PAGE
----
Russell Bishop Blog

#42 – Feedback and the Auto Pilot

Feedback and the Auto Pilot

So here we are, then, on our way to filling each day with more of the life experiences we truly seek, and all the while we bump into reactions from others, criticism from our own selves, and all manner of feedback about how we are being perceived and the results we are producing.

What do you do with all that feedback – especially the negative feedback?

You will no doubt be surprised to learn that my first suggestion is that we turn once again to our friends at dictionary.com! Here are a couple of definitions of feedback found at http://dictionary.reference.com/browse/feedback):
“The process by which a system, often biological or ecological, is modulated, controlled, or changed by the product, output, or response it produces”

“The return of information about the result of a process or activity; an evaluative response”

“Knowledge of the results of any behavior, considered as influencing or modifying further performance”

Perhaps the first thing to notice is the absence of the word “criticism” or anything that implies coming up short of the goal. Instead, the focus goes toward process, information and knowledge.

In simple terms, feedback lets me know how I am doing, or at least, how I am perceived. Let’s look at each of these three definitions and see what we can apply to our own lives.

“The process by which a system, often biological or ecological, is modulated, controlled, or changed by the product, output, or response it produces”

This one suggests that feedback plays a role in controlling or changing something based on results being produced. This one is perhaps most easily understood by thinking about an autopilot found on an airplane. When the pilot puts the plan on autopilot, she must first program a couple of basic pieces of information into the autopilot, the most important of which has to do with destination or heading.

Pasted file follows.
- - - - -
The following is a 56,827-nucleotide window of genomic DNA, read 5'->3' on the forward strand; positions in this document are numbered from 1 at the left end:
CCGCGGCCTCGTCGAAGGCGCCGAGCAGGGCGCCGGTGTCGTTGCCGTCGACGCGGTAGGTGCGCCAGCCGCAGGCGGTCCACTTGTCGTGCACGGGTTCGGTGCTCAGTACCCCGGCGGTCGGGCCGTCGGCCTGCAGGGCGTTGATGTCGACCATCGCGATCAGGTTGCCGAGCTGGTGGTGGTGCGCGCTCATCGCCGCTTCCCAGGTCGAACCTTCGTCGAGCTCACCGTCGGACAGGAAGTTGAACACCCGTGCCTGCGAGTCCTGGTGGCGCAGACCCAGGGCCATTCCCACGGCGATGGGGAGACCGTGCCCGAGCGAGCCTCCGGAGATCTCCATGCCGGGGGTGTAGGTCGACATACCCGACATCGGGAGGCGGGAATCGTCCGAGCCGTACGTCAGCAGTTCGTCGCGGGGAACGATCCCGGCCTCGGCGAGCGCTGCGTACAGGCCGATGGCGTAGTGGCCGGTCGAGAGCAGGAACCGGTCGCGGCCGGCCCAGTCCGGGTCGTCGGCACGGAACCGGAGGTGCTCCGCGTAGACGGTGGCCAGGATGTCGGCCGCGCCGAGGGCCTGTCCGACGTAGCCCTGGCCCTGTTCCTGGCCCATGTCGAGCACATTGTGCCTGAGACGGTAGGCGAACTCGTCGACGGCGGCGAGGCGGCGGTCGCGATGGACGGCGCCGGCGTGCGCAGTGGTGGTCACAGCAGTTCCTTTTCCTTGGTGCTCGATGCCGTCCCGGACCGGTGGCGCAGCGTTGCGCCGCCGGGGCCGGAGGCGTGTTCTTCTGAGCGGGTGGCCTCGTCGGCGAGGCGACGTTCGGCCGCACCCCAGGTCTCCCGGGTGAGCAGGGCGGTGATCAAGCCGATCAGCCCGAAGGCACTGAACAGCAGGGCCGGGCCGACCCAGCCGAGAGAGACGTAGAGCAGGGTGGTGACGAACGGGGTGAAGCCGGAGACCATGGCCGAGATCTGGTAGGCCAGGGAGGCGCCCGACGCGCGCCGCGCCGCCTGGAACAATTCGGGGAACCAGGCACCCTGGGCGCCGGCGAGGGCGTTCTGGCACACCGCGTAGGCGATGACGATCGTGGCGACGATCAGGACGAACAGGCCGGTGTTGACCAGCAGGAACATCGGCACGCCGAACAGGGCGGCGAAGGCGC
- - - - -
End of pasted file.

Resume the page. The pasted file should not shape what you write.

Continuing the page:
With some basic data about destination or heading, the autopilot then keeps checking current position and heading against the coordinates of final destination and heading. Things like wind speed and direction, even air temperature, can move the airplane “off course.” The autopilot detects the change in direction, and applies corrective measures to put the plan back “on course.”

Think about the autopilot as a source of constant feedback with only two possible messages: “on course” or “off course.”

As the plane flies to its destination, the autopilot keeps up a constant stream of feedback that might sound something like: “on course, on course, off course, on course, off course, off course, off course, on course, off course, on course,” etc.

If the airplane took things personally, it might turn around and say something like: “can’t you say something positive instead of gripe, gripe, gripe all the time?” Thank goodness the airplane doesn’t care about the information in terms of labeling it positive or negative. It’s just information.